Sunday, June 21, 2009


I recently came across this documentary on youtube, it concerns a film by Coppola that I've been trying to find for years. It's one of his earliest, his fourth I think, it's 'The Rainpeople' from 1969, what's interesting about it to me is that he made it when he was getting just a little bit of support from Warner Bros based on his scriptwriting, I think he'd just done the script for Patton [which went on to pick up 7 Oscars]. He approached them with a fairly radical idea, he wanted them to finance a project where he would take a tiny film crew and cast on the road in two vans and several cars and would partially improvise the film based on whatever they encounted along the way. He had a cast, James Caan, Shirley Knight and Robert Duvall plus others and he wanted to escape the studio/union system that said there must be X number of crew on all projects. The union demanded that there be dozens of workers handling lights, transportation, sets, food, etc: he wanted to shoot it like a student film with a very lean crew. There would be less than a dozen crewmembers and all the equipment would be carried in two vans.
The story outline was that a young New York woman, Shirley Knight, needs to escape from an unsatisfactory marriage, she gets in her station wagon and drives not knowing where she's going, she just needs to escape. The camera crew follows her all over the eastern and southern US and she has several adventures along the way, one involves a brain damaged football player [James Caan] who's hitch-hiking, she picks him up, another involves a motorcycle cop [Robert Duvall] who stops her and thinks he's onto a hot number.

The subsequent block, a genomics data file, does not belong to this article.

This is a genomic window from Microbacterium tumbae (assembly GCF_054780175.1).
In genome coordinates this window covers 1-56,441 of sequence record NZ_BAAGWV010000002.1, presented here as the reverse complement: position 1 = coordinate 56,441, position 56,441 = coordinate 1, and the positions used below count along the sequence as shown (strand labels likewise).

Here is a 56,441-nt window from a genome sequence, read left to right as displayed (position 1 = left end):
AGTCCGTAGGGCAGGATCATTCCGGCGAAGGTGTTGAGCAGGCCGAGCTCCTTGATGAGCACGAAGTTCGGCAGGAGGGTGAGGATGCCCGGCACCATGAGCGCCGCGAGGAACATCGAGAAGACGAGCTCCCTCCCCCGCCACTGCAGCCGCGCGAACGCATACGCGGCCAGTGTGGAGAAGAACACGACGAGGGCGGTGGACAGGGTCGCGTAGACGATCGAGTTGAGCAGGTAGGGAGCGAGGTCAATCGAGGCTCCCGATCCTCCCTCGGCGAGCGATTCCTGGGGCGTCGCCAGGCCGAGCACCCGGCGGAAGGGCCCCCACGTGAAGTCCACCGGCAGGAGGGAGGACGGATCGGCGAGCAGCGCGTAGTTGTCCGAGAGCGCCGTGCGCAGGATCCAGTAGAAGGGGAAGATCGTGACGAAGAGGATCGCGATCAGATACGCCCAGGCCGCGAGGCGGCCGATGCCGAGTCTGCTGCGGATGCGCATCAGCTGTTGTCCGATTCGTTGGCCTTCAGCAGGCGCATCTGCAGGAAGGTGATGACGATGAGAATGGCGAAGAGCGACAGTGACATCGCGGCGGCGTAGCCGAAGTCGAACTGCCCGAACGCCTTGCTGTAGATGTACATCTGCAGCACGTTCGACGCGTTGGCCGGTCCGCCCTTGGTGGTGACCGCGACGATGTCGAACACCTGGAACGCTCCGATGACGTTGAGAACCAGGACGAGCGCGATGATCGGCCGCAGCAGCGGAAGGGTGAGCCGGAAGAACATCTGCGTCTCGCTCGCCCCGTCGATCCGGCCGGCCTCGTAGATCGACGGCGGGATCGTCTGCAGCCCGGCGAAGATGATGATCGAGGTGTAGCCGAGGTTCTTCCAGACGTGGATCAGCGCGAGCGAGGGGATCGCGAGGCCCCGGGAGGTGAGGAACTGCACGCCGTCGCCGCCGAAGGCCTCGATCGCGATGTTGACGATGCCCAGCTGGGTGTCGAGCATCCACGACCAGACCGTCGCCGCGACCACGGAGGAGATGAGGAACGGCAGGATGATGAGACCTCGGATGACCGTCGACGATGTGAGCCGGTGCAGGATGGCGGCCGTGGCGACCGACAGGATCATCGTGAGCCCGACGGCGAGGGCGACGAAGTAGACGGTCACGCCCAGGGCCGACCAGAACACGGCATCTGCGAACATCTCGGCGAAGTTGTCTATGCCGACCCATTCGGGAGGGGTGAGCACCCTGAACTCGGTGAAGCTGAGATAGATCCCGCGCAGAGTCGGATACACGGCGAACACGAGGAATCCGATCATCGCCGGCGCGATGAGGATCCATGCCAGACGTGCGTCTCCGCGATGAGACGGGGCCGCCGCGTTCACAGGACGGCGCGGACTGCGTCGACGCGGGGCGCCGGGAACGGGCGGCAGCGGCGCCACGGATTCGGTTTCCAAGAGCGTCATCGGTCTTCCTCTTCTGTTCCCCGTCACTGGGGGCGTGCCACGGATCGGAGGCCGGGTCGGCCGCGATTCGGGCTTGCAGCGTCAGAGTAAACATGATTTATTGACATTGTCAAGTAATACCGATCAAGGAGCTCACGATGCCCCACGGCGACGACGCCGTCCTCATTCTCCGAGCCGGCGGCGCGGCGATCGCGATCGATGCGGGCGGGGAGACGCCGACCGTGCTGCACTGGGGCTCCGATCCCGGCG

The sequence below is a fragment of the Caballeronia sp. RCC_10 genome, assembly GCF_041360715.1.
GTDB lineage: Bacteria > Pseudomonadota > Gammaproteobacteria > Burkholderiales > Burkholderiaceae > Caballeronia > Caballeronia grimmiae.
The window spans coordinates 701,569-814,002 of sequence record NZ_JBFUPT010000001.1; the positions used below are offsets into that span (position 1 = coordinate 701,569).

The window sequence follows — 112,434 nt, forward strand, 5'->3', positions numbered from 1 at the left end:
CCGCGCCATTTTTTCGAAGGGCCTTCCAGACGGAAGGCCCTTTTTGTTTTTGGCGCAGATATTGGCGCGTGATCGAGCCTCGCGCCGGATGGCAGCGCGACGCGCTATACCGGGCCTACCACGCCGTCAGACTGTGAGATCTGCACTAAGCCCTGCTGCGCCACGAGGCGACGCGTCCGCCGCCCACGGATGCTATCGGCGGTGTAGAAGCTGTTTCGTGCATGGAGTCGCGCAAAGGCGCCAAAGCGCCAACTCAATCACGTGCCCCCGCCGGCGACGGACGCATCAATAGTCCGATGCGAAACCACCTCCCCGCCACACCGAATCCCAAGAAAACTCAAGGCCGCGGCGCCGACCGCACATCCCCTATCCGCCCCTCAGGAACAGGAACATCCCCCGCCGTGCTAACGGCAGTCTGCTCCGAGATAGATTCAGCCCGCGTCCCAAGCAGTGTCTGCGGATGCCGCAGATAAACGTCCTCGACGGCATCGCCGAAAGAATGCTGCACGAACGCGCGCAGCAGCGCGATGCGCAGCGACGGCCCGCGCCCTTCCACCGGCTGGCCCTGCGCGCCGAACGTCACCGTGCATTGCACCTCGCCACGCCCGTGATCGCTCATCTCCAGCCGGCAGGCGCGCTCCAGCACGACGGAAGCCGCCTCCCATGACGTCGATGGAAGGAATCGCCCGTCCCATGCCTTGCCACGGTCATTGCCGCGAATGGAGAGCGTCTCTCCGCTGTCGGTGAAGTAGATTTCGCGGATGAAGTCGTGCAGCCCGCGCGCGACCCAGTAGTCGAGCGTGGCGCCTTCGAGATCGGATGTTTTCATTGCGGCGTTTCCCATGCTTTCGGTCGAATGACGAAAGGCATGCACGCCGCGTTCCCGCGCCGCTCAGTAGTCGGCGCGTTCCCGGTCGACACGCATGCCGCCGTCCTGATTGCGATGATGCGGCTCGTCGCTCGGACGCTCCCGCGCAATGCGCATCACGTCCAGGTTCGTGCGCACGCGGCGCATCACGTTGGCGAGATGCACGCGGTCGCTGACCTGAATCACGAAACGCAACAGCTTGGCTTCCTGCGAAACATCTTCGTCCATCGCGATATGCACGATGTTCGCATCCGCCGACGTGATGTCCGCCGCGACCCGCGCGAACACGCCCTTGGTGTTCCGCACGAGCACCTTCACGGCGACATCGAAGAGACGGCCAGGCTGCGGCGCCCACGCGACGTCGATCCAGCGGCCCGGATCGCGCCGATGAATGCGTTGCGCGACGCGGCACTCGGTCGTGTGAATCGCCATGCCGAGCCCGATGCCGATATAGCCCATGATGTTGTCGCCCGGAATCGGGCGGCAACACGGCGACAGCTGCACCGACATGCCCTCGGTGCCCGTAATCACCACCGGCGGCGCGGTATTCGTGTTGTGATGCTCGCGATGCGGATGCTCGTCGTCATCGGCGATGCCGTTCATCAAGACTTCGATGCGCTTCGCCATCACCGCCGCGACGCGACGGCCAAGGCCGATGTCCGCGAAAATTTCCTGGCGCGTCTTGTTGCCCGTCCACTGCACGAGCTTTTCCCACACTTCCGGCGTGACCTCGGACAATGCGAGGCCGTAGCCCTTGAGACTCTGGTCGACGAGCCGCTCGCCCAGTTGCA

Coppola put all the money he had into this film and his friend George Lucas tagged along and shot a 16mm documentary of the entire project. That's what I found this week, the Lucas film, but still no trace of The Rainpeople. I knew Coppola back then, he invited me to see his workprint roughcut and I was very impressed, I also saw the Lucas film and when both were released a year or so later I had copies which I used annually in a film production class that I was teaching. The Lucas film above is not quite what I remember, it's been drastically edited and large chunks removed but it's still an interesting window into the creative process and a view of a very young Coppola. An interesting detail, both Caan and Duvall played major roles in The Godfather just a few years later, nominated for 10 academy awards, it won three. Japanther's epic below has 90 youtube segments, this has only 4; both are worthy of your attention.


treefrogdemon said...

I remember the film, I think, gf - and I see that on you can let them know you're interested, which I always think is a sign that someone's thinking of rereleasing it.

Blimpy said...

Can I call myself a Coppola fan, having NOT SEEN THE GODFATHER* ??!?

(*I did once but it was in a skunk-funk, so that doesn't really count)

goneforeign said...

Not a chance! It ranks in the top 5 of all time best with lots of folk, some indeed say it's #2!
You'd better get on the ball!
And Godfather alone won't do it, you need Godfather 2 as well. You can be excused part 3 though any serious person should see it just to know how sad it is.

Blimpy said...

If The Godfather is two, what is number one then? Hasta be Withnail & I or nuffin.